A Fall iPhone Release May Not Be A Bad Thing For Carriers Or Apple

| About: Apple Inc. (AAPL)
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At its World Wide Developer Conference on June 11, 2012, Apple (NASDAQ:AAPL) introduced its new mobile operating system iOS 6, which is scheduled to be released this fall, according to the keynote.

This fall release date would seem to support speculation by various media outlets that the latest iPhone model may be introduced in September or October. The iPhone 4S was released on October, 14, 2011, making it the first new generation iPhone not released in June or July since the inception of the device.

Apple has historically released quarterly earnings in July and October. Last year, some analysts were concerned that consumers who wanted the iPhone delayed purchases until October, affecting earnings for the prior quarters.

Analysts have recently been warning of a possible similar effect this year. To add to potential recent worries about Apple, at least one analyst has expressed concerns that changes to carrier upgrade policies at U.S. carriers Verizon (NYSE:VZ) and Sprint (NYSE:S), and at foreign carriers may be detrimental to iPhone sales. Foreign carriers that were cited included: Vodafone (NASDAQ:VOD), Deutsche Telekom (OTCQX:DTEGF), and Telefonica (NYSE:TEF). These worries have been fueled by the fact that typical subsidies for phones using Google's (NASDAQ:GOOG) Android operating system are reportedly $60 to $200 less than those subsidies for iPhones at Verizon. That said, Sprint stated in March that iPhone users are more profitable than Android users, according to Ars Technica.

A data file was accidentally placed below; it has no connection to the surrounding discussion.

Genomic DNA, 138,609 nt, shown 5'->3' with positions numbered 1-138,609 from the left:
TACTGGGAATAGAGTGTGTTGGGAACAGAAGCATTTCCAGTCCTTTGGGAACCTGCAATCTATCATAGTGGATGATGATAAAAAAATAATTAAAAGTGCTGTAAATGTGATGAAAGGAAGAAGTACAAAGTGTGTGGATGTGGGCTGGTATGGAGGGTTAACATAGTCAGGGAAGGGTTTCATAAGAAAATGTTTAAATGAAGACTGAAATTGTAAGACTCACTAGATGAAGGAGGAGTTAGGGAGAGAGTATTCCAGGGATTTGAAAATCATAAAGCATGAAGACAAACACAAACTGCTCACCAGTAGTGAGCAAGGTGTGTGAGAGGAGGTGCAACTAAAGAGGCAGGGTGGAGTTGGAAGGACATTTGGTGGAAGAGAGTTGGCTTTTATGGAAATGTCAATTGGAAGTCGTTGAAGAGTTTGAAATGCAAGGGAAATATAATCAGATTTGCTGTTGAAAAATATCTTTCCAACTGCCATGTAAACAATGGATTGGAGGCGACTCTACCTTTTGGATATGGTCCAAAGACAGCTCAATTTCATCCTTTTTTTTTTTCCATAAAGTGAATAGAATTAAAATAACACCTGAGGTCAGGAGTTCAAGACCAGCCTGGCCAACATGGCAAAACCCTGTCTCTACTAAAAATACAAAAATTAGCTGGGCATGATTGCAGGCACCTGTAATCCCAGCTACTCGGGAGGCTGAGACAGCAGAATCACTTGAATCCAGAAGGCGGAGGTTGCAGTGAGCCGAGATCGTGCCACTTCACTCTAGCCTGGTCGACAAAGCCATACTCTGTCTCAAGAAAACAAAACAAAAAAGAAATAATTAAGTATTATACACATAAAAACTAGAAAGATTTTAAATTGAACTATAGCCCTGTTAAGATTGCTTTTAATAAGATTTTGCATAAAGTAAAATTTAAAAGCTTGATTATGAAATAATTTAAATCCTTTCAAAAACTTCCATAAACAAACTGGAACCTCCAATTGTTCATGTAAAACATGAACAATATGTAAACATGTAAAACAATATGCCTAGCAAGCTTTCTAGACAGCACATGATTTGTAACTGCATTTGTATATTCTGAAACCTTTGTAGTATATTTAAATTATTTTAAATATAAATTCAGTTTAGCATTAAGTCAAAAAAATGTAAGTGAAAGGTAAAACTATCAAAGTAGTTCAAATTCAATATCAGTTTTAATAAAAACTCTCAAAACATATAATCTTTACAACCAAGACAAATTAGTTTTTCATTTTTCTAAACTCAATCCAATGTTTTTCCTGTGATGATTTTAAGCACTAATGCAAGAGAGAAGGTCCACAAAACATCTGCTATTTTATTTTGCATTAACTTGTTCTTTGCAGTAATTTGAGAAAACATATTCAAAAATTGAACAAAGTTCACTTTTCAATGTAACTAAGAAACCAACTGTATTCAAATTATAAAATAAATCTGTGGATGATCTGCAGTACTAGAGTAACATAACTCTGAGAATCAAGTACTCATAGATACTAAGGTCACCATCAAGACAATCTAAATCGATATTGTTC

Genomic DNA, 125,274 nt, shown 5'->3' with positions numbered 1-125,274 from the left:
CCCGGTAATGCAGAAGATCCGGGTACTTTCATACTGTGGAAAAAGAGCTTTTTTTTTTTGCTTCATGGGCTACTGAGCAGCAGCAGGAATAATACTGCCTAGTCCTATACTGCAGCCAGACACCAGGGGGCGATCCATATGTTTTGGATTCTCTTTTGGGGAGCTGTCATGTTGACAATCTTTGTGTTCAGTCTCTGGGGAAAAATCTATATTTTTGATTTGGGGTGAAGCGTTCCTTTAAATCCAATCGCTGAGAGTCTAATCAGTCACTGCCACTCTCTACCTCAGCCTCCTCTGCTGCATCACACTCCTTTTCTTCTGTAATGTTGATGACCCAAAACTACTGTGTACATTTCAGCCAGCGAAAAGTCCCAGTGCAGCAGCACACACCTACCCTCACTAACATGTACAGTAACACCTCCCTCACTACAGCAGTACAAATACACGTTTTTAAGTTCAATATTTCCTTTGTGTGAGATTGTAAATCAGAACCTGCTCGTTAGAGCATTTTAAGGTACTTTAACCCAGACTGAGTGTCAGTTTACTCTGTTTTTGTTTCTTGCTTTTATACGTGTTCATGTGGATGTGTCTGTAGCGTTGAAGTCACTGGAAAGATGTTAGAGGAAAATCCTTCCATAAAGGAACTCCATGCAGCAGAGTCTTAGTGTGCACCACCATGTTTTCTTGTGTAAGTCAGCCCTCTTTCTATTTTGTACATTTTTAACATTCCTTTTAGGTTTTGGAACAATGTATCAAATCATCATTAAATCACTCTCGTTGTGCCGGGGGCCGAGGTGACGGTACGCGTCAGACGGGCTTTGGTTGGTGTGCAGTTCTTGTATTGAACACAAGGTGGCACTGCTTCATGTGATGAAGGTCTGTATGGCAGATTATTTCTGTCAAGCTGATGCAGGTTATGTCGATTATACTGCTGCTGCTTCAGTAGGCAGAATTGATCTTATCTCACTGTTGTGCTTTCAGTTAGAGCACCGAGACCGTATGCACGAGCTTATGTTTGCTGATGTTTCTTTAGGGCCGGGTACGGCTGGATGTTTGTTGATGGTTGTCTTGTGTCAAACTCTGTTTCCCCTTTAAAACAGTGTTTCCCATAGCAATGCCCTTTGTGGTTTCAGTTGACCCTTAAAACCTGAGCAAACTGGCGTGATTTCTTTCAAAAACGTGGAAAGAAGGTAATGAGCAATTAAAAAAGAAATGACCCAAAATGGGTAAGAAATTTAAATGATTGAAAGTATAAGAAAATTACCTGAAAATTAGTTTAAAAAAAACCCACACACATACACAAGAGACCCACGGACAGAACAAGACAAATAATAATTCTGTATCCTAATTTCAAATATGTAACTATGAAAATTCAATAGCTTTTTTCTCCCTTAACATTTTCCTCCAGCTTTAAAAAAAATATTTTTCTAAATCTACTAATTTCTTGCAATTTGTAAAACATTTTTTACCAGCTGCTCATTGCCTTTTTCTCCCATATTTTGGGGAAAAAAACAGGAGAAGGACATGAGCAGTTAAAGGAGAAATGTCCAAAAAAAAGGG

A waiting period of several months may not be a bad thing for U.S. carriers, including the first carrier of the iPhone, AT&T (NYSE:T). This, in turn, may not be such a bad thing for Apple's future prospects of getting further carrier subsidies.

In February, CNN Money reported that the subsidy for an iPhone user is about $450. CNN specifically reported that:

Verizon had just one "good" stretch this year: The third quarter, when its margin bounced back up to a record 47.8%. That's the same quarter in which iPhone sales stalled, as customers waited for Apple to unveil its heavily anticipated new model.

Let's assume, for hypothetical purposes, that the next iPhone is released in October. If iPhone owners whose contracts expire this month elect to wait for release of a new iPhone prior to renewing their contracts, their carriers will not have to subsidize new devices for those customers for about four months. Obviously, that period of time would be less for consumers with contracts that will expire closer to October.